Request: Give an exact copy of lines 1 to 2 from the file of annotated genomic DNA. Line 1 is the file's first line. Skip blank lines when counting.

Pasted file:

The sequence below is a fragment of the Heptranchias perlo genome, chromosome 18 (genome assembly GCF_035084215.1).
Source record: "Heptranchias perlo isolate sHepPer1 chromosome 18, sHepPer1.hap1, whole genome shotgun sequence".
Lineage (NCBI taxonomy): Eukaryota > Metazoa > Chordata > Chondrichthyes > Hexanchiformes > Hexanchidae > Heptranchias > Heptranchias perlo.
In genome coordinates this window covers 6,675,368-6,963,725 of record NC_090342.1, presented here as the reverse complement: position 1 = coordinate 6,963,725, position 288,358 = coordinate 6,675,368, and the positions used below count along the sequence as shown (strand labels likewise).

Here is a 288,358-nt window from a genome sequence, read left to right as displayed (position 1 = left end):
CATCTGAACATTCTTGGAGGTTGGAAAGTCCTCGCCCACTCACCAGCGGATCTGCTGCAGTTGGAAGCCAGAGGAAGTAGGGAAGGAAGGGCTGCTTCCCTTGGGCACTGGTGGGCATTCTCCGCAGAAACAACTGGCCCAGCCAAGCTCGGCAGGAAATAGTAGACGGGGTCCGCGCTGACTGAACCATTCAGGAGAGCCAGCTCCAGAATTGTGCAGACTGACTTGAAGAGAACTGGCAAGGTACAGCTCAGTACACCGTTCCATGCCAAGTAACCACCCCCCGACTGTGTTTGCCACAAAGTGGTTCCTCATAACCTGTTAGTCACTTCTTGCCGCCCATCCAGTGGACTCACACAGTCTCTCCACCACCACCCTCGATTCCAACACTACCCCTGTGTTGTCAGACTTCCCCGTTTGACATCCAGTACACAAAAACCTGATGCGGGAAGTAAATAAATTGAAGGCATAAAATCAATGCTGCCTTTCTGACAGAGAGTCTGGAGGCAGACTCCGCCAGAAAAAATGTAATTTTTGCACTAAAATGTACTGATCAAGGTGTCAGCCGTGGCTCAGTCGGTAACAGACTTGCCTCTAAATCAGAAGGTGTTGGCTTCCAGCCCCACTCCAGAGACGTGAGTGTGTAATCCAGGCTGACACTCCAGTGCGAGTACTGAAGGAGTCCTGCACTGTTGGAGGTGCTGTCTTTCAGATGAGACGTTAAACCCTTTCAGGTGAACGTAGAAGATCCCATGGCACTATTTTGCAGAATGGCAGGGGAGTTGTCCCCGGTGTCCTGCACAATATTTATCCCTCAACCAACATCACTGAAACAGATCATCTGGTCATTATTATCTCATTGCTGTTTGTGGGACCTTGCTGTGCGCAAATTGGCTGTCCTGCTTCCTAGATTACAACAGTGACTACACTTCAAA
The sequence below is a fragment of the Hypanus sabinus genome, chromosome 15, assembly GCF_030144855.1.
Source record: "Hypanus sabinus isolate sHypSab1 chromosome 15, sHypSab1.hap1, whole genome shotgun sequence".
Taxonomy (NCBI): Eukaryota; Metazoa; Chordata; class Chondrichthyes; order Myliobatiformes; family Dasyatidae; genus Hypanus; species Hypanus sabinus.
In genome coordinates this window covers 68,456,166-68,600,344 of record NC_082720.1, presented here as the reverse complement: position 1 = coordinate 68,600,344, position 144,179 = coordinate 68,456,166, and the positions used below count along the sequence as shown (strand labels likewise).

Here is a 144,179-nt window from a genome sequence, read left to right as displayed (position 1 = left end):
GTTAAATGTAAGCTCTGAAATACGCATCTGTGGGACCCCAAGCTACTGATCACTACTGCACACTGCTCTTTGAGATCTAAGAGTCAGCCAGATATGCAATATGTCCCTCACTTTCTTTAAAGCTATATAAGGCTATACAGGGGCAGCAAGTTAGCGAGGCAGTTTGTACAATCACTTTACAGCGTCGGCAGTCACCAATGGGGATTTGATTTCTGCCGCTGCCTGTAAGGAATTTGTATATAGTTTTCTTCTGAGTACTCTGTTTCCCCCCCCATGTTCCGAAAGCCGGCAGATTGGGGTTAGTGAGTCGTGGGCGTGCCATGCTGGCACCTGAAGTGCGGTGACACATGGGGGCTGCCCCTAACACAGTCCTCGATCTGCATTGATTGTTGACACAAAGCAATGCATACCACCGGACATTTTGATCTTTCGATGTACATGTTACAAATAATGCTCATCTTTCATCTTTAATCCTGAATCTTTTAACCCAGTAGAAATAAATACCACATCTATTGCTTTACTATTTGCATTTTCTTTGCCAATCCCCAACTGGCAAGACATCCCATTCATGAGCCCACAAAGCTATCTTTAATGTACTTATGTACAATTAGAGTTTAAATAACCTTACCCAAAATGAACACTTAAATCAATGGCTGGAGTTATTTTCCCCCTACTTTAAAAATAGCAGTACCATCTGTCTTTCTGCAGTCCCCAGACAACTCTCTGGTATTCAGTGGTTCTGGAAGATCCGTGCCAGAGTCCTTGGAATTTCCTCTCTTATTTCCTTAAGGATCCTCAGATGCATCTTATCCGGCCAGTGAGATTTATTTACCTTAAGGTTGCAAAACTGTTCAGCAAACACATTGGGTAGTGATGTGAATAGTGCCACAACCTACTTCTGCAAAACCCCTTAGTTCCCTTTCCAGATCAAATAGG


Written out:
The sequence below is a fragment of the Heptranchias perlo genome, chromosome 18 (genome assembly GCF_035084215.1).
Source record: "Heptranchias perlo isolate sHepPer1 chromosome 18, sHepPer1.hap1, whole genome shotgun sequence".